David Higgin, Director of the Interpol Environmental Crime Division, said the project will provide a good opportunity for an exchange of information and experience in preventing the illegal hunting and trafficking of wild animals.
Higgin confirmed that major international organizations such as the US Agency for International Development (USAID), the World Bank (WB) and the Smithsonian Institution will join hands to improve law enforcement and create education programmes to raise public awareness in those countries.
Interpol encourages Vietnam to become more involved in the project and pledges to provide the nation with a number of support programmes.
The sharing of information among the member countries will enable Interpol to establish effective solutions to the issue, he added.
The Interpol official praised the role of the law enforcement agencies in Vietnam in the fight against environmental crimes.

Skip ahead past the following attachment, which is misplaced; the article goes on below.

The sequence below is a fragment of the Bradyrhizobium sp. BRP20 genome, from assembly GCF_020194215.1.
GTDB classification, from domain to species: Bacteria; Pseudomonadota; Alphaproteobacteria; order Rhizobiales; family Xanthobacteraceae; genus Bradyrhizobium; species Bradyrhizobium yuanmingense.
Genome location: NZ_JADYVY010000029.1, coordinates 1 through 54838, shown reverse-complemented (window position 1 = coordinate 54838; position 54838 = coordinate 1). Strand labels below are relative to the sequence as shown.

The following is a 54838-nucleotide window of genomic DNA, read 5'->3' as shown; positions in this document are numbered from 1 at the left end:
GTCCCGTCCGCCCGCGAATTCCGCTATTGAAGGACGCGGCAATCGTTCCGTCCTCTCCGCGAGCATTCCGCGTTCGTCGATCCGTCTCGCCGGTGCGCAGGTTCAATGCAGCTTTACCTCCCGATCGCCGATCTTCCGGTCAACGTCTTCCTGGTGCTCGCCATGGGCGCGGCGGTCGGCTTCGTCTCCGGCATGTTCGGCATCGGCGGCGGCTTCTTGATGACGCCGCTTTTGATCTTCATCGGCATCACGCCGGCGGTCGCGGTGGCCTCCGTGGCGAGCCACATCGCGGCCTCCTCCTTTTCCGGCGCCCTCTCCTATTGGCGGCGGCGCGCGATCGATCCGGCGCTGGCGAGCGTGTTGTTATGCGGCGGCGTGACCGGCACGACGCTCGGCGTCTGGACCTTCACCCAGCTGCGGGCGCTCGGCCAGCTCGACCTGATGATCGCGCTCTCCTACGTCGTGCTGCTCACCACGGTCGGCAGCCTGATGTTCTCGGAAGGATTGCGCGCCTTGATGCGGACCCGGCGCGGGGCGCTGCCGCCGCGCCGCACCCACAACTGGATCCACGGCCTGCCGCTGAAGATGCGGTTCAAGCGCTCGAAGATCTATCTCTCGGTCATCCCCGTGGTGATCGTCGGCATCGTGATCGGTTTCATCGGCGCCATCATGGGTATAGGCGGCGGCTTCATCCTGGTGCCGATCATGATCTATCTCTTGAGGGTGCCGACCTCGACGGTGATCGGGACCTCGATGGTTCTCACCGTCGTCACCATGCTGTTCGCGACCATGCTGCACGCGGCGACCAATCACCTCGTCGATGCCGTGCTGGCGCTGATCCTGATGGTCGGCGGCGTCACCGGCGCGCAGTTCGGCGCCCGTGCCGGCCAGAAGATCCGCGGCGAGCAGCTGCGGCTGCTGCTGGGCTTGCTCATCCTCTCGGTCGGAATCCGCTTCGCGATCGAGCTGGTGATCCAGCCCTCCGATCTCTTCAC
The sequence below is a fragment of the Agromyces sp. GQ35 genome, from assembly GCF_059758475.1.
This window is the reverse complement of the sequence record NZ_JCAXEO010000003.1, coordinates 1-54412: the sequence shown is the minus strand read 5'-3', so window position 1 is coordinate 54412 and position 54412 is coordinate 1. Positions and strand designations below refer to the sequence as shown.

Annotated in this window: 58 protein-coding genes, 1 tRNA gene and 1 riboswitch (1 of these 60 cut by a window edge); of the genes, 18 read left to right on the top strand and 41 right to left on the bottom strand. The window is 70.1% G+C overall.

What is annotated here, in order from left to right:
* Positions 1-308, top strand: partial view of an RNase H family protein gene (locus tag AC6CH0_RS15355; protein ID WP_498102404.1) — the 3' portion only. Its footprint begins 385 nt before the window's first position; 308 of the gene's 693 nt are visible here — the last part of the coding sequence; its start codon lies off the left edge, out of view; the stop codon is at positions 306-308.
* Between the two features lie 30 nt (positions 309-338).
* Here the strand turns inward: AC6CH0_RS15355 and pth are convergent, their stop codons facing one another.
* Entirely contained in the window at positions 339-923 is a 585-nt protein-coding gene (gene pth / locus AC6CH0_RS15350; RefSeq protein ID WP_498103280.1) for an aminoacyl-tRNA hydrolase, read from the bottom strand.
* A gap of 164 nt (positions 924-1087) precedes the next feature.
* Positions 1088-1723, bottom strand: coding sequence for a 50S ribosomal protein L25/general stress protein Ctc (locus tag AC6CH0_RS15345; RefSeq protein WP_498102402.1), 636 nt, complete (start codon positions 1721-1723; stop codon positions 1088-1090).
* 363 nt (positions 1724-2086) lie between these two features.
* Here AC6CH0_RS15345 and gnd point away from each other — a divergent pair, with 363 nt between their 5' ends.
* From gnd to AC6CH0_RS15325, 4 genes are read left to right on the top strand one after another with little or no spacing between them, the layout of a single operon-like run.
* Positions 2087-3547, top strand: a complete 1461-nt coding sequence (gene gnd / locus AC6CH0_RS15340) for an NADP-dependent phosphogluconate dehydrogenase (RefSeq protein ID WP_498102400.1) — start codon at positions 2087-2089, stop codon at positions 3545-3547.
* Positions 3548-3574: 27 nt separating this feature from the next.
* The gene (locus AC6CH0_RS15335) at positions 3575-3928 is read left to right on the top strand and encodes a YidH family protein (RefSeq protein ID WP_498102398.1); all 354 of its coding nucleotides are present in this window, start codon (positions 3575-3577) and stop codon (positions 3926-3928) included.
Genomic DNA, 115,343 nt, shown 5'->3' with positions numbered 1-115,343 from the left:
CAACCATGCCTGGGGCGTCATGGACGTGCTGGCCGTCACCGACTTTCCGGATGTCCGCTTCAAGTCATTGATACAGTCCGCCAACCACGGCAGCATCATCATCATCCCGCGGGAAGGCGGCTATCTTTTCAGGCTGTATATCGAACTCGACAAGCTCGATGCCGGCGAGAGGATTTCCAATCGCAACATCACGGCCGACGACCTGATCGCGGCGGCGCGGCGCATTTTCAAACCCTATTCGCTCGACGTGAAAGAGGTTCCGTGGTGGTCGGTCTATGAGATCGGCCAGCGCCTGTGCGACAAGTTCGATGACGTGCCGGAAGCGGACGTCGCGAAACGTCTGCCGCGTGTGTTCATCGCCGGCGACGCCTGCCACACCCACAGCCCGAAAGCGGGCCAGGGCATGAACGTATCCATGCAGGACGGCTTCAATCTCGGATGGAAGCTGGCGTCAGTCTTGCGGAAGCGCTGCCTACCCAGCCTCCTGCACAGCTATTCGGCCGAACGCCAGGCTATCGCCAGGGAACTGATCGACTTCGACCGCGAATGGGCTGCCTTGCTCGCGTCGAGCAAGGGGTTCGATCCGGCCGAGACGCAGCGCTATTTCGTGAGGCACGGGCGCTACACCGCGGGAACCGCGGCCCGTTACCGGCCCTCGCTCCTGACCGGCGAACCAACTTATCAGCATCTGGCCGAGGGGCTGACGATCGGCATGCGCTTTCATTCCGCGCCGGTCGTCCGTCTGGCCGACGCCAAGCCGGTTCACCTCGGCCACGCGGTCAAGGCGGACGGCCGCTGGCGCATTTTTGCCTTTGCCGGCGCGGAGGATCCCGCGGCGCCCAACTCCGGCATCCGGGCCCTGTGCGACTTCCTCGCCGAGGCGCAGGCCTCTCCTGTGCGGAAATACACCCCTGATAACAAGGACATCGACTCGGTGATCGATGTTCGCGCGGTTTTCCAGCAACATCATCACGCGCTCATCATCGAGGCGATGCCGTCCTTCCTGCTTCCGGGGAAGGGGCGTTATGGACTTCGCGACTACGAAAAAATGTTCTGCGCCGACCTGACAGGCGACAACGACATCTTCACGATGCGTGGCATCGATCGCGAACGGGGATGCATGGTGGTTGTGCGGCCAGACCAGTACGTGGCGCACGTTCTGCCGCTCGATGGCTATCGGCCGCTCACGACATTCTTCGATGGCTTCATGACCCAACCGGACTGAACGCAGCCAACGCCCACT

Major-General Vu Hung Vuong, Deputy Head of the General Department for Crime Prevention under the Ministry of Public Security said Vietnam always pays due attention to the protection of the environment and wild animals. Along with bolstering legislation to combine the preservation of forests and tigers, the country will continue to work on programmes aimed at reducing poverty and raising public awareness of environmental protection.
Vietnam also needs support and cooperation from Interpol and other countries especially their neighbors, he added.
There are only 113 individual tigers in Vietnam and most of them are being raised in captivity. Thus, the development and preservation of the species faces extraordinary challenges. Increased participation by Vietnam in the project is expected to help solve the problems.